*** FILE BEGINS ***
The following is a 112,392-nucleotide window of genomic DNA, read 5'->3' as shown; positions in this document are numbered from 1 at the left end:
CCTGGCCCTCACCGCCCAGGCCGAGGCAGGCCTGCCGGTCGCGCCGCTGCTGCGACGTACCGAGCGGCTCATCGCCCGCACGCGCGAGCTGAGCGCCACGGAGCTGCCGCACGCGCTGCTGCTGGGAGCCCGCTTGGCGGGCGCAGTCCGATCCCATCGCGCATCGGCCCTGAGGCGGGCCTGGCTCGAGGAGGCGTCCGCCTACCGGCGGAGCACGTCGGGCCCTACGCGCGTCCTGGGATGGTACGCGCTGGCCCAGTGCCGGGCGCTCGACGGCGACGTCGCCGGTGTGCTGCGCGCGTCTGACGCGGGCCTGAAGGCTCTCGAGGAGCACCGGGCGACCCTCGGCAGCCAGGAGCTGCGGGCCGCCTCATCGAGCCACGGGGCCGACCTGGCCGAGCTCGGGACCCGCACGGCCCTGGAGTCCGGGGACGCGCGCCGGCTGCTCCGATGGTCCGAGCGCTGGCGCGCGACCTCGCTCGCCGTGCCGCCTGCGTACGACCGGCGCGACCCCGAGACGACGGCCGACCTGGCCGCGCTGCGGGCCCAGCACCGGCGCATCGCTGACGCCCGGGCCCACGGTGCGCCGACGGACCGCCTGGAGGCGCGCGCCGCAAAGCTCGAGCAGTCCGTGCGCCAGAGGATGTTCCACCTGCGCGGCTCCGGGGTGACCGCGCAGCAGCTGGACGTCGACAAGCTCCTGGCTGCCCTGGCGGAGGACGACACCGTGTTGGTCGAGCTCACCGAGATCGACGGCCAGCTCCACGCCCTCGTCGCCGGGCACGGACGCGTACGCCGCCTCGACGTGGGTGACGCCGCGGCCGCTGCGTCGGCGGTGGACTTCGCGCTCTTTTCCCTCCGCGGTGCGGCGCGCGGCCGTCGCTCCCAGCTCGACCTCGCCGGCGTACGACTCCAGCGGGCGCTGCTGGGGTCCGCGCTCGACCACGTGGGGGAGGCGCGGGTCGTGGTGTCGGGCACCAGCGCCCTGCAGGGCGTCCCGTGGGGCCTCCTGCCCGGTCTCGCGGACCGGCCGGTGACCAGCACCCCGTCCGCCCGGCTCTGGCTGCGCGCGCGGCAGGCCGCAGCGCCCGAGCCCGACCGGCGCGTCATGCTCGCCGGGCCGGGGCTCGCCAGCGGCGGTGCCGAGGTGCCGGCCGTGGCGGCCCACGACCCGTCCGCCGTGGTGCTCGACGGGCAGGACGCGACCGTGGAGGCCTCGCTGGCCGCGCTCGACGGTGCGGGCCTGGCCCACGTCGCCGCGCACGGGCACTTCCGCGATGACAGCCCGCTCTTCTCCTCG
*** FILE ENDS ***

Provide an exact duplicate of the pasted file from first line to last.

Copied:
The following is a 112,392-nucleotide window of genomic DNA, read 5'->3' as shown; positions in this document are numbered from 1 at the left end:
CCTGGCCCTCACCGCCCAGGCCGAGGCAGGCCTGCCGGTCGCGCCGCTGCTGCGACGTACCGAGCGGCTCATCGCCCGCACGCGCGAGCTGAGCGCCACGGAGCTGCCGCACGCGCTGCTGCTGGGAGCCCGCTTGGCGGGCGCAGTCCGATCCCATCGCGCATCGGCCCTGAGGCGGGCCTGGCTCGAGGAGGCGTCCGCCTACCGGCGGAGCACGTCGGGCCCTACGCGCGTCCTGGGATGGTACGCGCTGGCCCAGTGCCGGGCGCTCGACGGCGACGTCGCCGGTGTGCTGCGCGCGTCTGACGCGGGCCTGAAGGCTCTCGAGGAGCACCGGGCGACCCTCGGCAGCCAGGAGCTGCGGGCCGCCTCATCGAGCCACGGGGCCGACCTGGCCGAGCTCGGGACCCGCACGGCCCTGGAGTCCGGGGACGCGCGCCGGCTGCTCCGATGGTCCGAGCGCTGGCGCGCGACCTCGCTCGCCGTGCCGCCTGCGTACGACCGGCGCGACCCCGAGACGACGGCCGACCTGGCCGCGCTGCGGGCCCAGCACCGGCGCATCGCTGACGCCCGGGCCCACGGTGCGCCGACGGACCGCCTGGAGGCGCGCGCCGCAAAGCTCGAGCAGTCCGTGCGCCAGAGGATGTTCCACCTGCGCGGCTCCGGGGTGACCGCGCAGCAGCTGGACGTCGACAAGCTCCTGGCTGCCCTGGCGGAGGACGACACCGTGTTGGTCGAGCTCACCGAGATCGACGGCCAGCTCCACGCCCTCGTCGCCGGGCACGGACGCGTACGCCGCCTCGACGTGGGTGACGCCGCGGCCGCTGCGTCGGCGGTGGACTTCGCGCTCTTTTCCCTCCGCGGTGCGGCGCGCGGCCGTCGCTCCCAGCTCGACCTCGCCGGCGTACGACTCCAGCGGGCGCTGCTGGGGTCCGCGCTCGACCACGTGGGGGAGGCGCGGGTCGTGGTGTCGGGCACCAGCGCCCTGCAGGGCGTCCCGTGGGGCCTCCTGCCCGGTCTCGCGGACCGGCCGGTGACCAGCACCCCGTCCGCCCGGCTCTGGCTGCGCGCGCGGCAGGCCGCAGCGCCCGAGCCCGACCGGCGCGTCATGCTCGCCGGGCCGGGGCTCGCCAGCGGCGGTGCCGAGGTGCCGGCCGTGGCGGCCCACGACCCGTCCGCCGTGGTGCTCGACGGGCAGGACGCGACCGTGGAGGCCTCGCTGGCCGCGCTCGACGGTGCGGGCCTGGCCCACGTCGCCGCGCACGGGCACTTCCGCGATGACAGCCCGCTCTTCTCCTCG